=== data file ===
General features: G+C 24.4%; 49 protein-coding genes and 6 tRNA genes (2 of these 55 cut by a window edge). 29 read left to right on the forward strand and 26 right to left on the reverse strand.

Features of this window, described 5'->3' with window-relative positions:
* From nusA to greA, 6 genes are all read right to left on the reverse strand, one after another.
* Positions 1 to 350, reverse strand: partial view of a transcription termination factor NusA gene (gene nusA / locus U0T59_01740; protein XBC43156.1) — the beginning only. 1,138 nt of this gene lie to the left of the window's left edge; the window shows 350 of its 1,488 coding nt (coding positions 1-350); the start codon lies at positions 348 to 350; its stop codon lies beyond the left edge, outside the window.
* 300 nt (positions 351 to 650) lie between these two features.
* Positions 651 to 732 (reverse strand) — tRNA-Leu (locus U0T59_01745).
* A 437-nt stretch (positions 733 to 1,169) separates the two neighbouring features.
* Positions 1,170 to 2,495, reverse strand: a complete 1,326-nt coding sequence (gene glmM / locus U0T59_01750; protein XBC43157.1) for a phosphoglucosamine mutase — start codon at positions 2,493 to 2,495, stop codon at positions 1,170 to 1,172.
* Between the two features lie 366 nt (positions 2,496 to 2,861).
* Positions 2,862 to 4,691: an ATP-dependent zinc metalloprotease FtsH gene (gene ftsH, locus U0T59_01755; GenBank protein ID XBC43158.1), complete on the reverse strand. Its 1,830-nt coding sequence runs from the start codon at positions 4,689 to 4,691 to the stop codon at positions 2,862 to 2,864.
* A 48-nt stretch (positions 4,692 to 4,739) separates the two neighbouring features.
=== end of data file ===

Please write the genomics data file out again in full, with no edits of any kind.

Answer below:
General features: G+C 24.4%; 49 protein-coding genes and 6 tRNA genes (2 of these 55 cut by a window edge). 29 read left to right on the forward strand and 26 right to left on the reverse strand.

Features of this window, described 5'->3' with window-relative positions:
* From nusA to greA, 6 genes are all read right to left on the reverse strand, one after another.
* Positions 1 to 350, reverse strand: partial view of a transcription termination factor NusA gene (gene nusA / locus U0T59_01740; protein XBC43156.1) — the beginning only. 1,138 nt of this gene lie to the left of the window's left edge; the window shows 350 of its 1,488 coding nt (coding positions 1-350); the start codon lies at positions 348 to 350; its stop codon lies beyond the left edge, outside the window.
* 300 nt (positions 351 to 650) lie between these two features.
* Positions 651 to 732 (reverse strand) — tRNA-Leu (locus U0T59_01745).
* A 437-nt stretch (positions 733 to 1,169) separates the two neighbouring features.
* Positions 1,170 to 2,495, reverse strand: a complete 1,326-nt coding sequence (gene glmM / locus U0T59_01750; protein XBC43157.1) for a phosphoglucosamine mutase — start codon at positions 2,493 to 2,495, stop codon at positions 1,170 to 1,172.
* Between the two features lie 366 nt (positions 2,496 to 2,861).
* Positions 2,862 to 4,691: an ATP-dependent zinc metalloprotease FtsH gene (gene ftsH, locus U0T59_01755; GenBank protein ID XBC43158.1), complete on the reverse strand. Its 1,830-nt coding sequence runs from the start codon at positions 4,689 to 4,691 to the stop codon at positions 2,862 to 2,864.
* A 48-nt stretch (positions 4,692 to 4,739) separates the two neighbouring features.